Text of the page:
Metal Straws? No, Alcohol Taxes Will Save The World
Saving humankind from the impending doom of extinction is a little closer to home than we thought. The solution does not lie in the mass implementation of metal straws, jute bags or eliminating fast fashion. The answer lies in something so simple yet so difficult to execute: less alcohol consumption.
Yes, alcohol: the staple of American life and Indian politicians.
It is one of the biggest industries in the United States of America and with it, one of the leading causes for America’s crippling public health. We all know what physiological effects alcohol has on one’s body. On the environment, however, its impact runs deeper.
To create alcohol for mass production, ingredients like grains, potatoes, rice, botanicals, sugar cane, and agave. We need water, fertilizer, land, and machinery to grow these ingredients. In 2018, Americans drank 7.8 billion gallons of alcohol. About 148 litres of water is used to produce one bottle of beer (500 ml). About 110 litres of water is required to create a glass of wine (125 ml). Other forms of alcoholic beverages exploit natural resources even more: water used in production for distilled spirits comes out as waste, rum disturbs the microorganism balance in places where it’s distilled and production of tequila leads to 11 pounds of pulp and 10 litres of acidic waste, which deteriorates soil and water.
The exploitation does not end here. Packaging for alcohol bottles becomes very problematic when it comes to discarding them. In India, glass alcohol bottles litter the roads. The problem with using glass bottles is that they are non-recyclable. Once they are discarded or broken, they can not be reused. “In 2008, New Belgium Brewing Company commissioned an environmental analysis of its Fat Tire Amber Ale and found that refrigeration accounted for almost one-third of its overall greenhouse-gas emissions,” Keira Butler writes. “Glass production was second, contributing 22 per cent.”
Alcohol consumption will only increase as global warming worsens. A common practice during hot weather is to chug a chilled glass of beer or any other alcoholic beverage. However, alcohol slows down the hypothalamus, expands the blood vessels and makes one feel hotter than one did before consuming alcohol. When we feel hot, we crank up the air conditioning. We contribute even more to the dissipation of the ozone layer amid a pre-existing climate crisis.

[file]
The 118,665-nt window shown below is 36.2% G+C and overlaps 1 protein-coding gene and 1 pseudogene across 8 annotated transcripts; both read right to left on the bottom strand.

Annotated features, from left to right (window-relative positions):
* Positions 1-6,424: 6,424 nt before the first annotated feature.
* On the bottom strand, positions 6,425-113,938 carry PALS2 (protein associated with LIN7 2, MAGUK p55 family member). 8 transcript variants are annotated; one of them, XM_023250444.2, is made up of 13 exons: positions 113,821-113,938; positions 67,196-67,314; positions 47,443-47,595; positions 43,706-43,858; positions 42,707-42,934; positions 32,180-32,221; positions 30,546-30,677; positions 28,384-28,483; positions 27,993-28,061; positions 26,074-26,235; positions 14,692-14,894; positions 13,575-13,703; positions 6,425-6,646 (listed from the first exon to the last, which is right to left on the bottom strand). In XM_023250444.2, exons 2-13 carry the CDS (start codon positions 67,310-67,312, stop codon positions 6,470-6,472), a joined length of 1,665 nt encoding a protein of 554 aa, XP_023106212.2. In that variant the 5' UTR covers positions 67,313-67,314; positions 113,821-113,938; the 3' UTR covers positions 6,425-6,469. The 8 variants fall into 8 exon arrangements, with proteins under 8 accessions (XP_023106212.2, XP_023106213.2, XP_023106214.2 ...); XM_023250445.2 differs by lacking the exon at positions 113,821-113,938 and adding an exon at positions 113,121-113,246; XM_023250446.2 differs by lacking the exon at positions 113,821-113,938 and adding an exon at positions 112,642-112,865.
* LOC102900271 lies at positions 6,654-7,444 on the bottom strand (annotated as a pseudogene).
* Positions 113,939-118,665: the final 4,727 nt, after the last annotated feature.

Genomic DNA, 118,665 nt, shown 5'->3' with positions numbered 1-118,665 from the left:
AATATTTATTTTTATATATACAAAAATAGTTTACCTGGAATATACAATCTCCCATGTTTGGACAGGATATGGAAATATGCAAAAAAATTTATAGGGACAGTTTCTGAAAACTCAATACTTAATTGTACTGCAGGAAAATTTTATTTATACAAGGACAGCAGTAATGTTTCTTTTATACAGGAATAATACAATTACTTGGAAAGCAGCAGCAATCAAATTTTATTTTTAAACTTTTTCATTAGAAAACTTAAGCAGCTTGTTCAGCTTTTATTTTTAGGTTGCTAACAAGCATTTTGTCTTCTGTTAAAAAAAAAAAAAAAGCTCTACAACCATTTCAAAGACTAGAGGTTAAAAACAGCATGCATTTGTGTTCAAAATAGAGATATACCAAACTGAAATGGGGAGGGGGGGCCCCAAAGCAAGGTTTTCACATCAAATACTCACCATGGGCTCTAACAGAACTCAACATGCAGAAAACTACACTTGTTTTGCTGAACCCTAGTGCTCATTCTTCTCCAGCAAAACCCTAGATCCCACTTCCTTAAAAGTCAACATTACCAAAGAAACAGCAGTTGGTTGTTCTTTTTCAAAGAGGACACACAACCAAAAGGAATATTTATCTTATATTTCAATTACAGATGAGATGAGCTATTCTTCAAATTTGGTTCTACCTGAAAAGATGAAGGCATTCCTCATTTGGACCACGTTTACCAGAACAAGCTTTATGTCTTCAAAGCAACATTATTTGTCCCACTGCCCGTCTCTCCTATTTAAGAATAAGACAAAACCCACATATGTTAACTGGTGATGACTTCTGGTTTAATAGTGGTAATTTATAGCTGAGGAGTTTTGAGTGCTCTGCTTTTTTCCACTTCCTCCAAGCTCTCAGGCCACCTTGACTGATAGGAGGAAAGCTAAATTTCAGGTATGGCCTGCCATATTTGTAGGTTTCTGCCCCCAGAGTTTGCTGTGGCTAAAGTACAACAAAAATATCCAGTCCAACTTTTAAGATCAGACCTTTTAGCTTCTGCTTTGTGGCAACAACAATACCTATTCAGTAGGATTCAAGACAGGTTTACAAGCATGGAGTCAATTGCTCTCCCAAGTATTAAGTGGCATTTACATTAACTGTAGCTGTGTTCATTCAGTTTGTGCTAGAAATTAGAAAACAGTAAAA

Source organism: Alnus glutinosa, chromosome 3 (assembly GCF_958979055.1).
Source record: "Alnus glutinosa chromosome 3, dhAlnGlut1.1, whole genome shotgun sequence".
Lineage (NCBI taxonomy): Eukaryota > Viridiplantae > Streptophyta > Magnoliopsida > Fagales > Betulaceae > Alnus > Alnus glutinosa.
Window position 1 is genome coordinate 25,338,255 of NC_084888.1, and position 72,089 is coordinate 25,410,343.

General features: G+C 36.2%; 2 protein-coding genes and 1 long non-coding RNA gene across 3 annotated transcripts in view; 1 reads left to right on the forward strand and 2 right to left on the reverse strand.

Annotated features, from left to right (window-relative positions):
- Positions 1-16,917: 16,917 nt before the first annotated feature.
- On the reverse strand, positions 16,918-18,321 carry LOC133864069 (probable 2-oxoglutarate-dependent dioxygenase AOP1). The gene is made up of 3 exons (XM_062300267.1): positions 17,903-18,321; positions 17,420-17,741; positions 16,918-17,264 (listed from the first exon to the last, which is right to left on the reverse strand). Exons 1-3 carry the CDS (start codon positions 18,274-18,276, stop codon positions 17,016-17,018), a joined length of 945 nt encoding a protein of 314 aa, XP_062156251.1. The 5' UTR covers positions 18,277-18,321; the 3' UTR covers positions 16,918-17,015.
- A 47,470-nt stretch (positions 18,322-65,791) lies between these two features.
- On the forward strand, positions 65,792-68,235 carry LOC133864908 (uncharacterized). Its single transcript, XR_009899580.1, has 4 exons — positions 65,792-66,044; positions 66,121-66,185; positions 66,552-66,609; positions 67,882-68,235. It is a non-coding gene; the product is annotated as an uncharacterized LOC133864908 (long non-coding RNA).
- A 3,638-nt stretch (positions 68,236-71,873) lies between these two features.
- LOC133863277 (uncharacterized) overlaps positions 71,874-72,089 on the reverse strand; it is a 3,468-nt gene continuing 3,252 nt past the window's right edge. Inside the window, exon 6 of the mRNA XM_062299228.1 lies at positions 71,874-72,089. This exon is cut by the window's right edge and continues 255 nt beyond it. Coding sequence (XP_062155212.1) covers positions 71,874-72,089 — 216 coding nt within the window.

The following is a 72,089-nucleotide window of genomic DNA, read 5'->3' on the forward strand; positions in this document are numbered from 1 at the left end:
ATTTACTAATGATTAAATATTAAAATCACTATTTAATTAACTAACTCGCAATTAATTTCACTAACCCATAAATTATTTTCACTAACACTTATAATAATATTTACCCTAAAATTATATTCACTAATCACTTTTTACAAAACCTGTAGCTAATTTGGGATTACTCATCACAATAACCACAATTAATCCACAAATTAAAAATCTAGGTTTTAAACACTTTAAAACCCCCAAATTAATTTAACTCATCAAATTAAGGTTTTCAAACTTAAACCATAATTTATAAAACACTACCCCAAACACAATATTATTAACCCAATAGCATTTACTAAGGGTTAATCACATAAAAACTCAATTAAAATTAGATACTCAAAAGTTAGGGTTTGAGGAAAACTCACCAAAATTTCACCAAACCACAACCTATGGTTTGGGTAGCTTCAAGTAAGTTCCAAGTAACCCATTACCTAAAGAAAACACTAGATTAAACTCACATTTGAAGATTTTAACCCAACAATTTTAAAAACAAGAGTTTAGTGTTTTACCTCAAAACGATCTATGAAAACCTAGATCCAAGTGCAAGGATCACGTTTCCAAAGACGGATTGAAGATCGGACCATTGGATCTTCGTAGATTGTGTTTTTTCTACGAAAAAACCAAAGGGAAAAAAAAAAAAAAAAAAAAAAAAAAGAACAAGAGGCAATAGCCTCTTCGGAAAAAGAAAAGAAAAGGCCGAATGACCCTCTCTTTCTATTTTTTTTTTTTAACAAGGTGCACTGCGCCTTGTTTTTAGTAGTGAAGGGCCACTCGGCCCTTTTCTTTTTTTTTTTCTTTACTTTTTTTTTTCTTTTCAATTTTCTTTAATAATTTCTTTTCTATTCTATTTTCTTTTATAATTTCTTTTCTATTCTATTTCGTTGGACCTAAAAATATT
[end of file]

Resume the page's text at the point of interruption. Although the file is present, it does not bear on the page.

Alcohol consumption is more harmful to the environment because it exhausts natural resources for a commodity that is not even essential to survive. The easy solution to this big problem is obviously— drink less. We all know that that is impossible. Humans are selfish. In the backdrop of a stressful life, one can reason about the increased alcohol consumption. We are too deep into this crisis to consider producing cheap substitutes for fossil fuels. It is pertinent to develop policies within pre-existing policies.
However, the problem of climate change persists even as we refuse to negotiate with our demands.
One way to kill two birds with one stone? Alcohol taxes.
It is not a novel concept developed to combat climate change. Alexander Hamilton first introduced alcohol taxes in 1791 to raise revenue after the Revolutionary wars. Its identity as a "sin tax" only emerged when the temperance movement came into the limelight: one that stigmatized alcohol consumption and public drunkenness. From then, alcohol taxes became a way for the American government to discourage binge drinking. It adopted a moral component. At its core, this is a rational policy that can be used to reduce fossil fuel consumption. Alcohol taxes are selective sales taxes on the purchase of alcohol. They are included in the final cost that the customer pays. Increase of 2.50 dollars in price per gallon (like adopted in Alaska) can discourage buyers from drinking in bulk.
Well, at least that is the intention. Adam Smith’s economic theory of supply and demand tells us that reduced demand will decrease supply. At first, it might seem that these taxes would not impact consumption one bit. A research study in the Journal of Studies on Alcohol and Drugs refutes this idea. They claim increasing taxes on alcohol is the most cost-effective method to "reduce harms caused by alcohol consumption". Well, cost-effective because it delivers an increase in revenue to the government. The study used data from 16 countries including upper-middle-, high-income countries and low- and lower-middle-income countries.
However, can we implement this in India—a country where corruption runs deeper than one can imagine? That is a question I leave to you.